I have billions of pixels in my cellphone, and you probably do too. But what is a pixel? Why do so many people think that pixels are little abutting squares? Now that we’re aswim in an ocean of zettapixels (21 zeros), it’s time to understand what they are. The underlying idea – a repackaging of infinity – is subtle and beautiful. Far from being squares or dots that ‘sort of’ approximate a smooth visual scene, pixels are the profound and exact concept at the heart of all the images that surround us – the elementary particles of modern pictures.

This brief history of the pixel begins with Joseph Fourier in the French Revolution and ends in the year 2000 – the recent millennium. I strip away the usual mathematical baggage that hides the pixel from ordinary view, and then present a way of looking at what it has wrought.

The millennium is a suitable endpoint because it marked what’s called the great digital convergence, an immense but uncelebrated event, when all the old analogue media types coalesced into the one digital medium. The era of digital light – all pictures, for whatever purposes, made of pixels – thus quietly began. It’s a vast field: books, movies, television, electronic games, cellphones displays, app interfaces, virtual reality, weather satellite images, Mars rover pictures – to mention a few categories – even parking meters and dashboards. Nearly all pictures in the world today are digital light, including nearly all the printed words. In fact, because of the digital explosion, this includes nearly all the pictures ever made. Art museums and kindergartens are among the few remaining analogue bastions, where pictures fashioned from old media can reliably be found…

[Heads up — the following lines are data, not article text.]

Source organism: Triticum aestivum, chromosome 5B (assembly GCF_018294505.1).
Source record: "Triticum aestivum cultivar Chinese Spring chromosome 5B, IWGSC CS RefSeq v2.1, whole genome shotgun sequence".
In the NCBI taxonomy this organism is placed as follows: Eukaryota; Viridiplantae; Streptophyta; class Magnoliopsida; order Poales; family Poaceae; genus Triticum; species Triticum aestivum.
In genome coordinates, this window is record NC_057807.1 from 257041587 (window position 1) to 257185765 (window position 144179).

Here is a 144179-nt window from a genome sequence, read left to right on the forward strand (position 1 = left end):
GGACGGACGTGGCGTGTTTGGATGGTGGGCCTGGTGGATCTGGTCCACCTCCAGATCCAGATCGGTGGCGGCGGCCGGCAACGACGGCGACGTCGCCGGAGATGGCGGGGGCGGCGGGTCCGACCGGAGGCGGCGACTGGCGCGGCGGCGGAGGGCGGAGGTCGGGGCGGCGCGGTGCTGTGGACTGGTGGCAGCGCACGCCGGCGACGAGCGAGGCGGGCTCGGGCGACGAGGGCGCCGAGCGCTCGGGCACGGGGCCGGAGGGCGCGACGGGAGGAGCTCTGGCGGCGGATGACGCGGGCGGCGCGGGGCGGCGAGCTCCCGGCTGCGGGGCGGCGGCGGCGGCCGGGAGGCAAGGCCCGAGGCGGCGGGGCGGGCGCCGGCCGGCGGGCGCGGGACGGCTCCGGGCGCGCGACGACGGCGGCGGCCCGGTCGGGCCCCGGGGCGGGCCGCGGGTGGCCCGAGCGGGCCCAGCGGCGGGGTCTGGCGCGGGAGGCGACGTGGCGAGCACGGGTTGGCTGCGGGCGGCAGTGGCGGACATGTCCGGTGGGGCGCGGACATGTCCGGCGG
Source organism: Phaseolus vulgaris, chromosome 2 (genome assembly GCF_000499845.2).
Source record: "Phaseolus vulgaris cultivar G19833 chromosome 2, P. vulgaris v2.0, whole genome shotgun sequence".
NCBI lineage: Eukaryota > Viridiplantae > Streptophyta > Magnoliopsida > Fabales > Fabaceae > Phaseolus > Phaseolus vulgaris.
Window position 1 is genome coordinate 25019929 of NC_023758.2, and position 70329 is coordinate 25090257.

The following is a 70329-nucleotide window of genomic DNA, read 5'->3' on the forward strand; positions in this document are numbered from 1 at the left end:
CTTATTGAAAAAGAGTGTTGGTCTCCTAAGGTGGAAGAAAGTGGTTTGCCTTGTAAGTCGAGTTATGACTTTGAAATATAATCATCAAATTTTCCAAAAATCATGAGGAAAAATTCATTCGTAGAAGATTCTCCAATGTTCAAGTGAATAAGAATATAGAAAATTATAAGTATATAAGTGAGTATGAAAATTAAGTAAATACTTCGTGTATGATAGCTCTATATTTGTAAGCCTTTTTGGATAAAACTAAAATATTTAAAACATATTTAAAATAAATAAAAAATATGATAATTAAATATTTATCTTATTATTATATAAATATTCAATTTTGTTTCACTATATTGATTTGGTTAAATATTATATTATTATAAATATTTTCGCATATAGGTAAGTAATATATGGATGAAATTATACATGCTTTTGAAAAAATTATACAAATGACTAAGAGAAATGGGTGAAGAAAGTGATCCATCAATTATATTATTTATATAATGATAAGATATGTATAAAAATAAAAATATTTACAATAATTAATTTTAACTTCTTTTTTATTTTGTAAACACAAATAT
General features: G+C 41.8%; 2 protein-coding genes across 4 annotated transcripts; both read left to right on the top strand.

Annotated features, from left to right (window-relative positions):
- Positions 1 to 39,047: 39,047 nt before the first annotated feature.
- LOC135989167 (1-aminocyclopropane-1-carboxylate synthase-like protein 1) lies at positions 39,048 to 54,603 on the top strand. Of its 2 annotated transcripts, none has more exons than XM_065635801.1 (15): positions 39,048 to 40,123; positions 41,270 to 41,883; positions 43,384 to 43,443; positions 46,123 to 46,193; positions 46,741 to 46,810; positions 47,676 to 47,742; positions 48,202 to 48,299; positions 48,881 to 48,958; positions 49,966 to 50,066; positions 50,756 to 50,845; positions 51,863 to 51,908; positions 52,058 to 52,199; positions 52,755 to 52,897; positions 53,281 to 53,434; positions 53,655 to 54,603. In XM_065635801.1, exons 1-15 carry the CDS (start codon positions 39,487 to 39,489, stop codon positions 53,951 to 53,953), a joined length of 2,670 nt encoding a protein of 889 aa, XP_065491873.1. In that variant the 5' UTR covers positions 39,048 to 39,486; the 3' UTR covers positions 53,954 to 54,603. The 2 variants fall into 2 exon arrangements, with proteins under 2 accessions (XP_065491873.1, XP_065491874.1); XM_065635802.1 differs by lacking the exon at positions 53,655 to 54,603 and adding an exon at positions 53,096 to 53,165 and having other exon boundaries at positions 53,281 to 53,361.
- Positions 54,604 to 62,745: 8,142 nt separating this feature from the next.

An exact mathematical concept, pixels are the elementary particles of pictures, based on a subtle unpacking of infinity: “Pixel: a biography,” from @alvyray.

Dame Silvia Cartwright

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As we ruminate on resolution, we might recall that it was on this date in 1947 that fabled computer scientist Grace Hopper (see here and here), then a programmer at Harvard’s Harvard’s Mark II Aiken Relay computer, found and documented the first computer “bug”– an insect that had lodged in the works.  The incident is recorded in Hopper’s logbook alongside the offending moth, taped to the logbook page: “15:45 Relay #70 Panel F (moth) in relay. First actual case of bug being found.”

This anecdote has led to Hopper being pretty widely credited with coining the term “bug” (and ultimately “de-bug”) in its technological usage… but the term actually dates back at least to Thomas Edison…

bug
Grace Hopper’s log entry (source)

Written by (Roughly) Daily

September 9, 2021 at 1:00 am

“A buyer with disproportionate power”*…

 

Chickens are seen at a poultry farm at Hartbeesfontein, a settlement near Klerksdorp, in the North West province

Imagine the farm that raised the chicken that produced the meat that sits in your sandwich: a few workers, thousands of birds, tens of thousands of pounds of white and dark meat, work that starts before dawn and ends after dusk, uncertain revenue, slim profits. There are thousands of these small farms in the United States, and they benefit from millions of dollars of taxpayer support each year.

Chicken is America’s favorite protein, after all. Family farms are one of its most prized institutions. And farming is tough business. According to one estimate, a new, hangar-like chicken house costs something like $300,000 to build, and more to maintain and upgrade. “A farmer has to invest over $1 million just to get set up—a lot of debt to carry when you’re paid on average between 5 cents and 6 cents per pound of chicken produced,” Sally Lee of the Rural Advancement Foundation International-USA has found. Even when a chicken-growing operation is established, financial success is far from a sure thing. Given those realities—and given the American love for and support of the family farm—generous taxpayer subsidies seem not just sensible, but vital.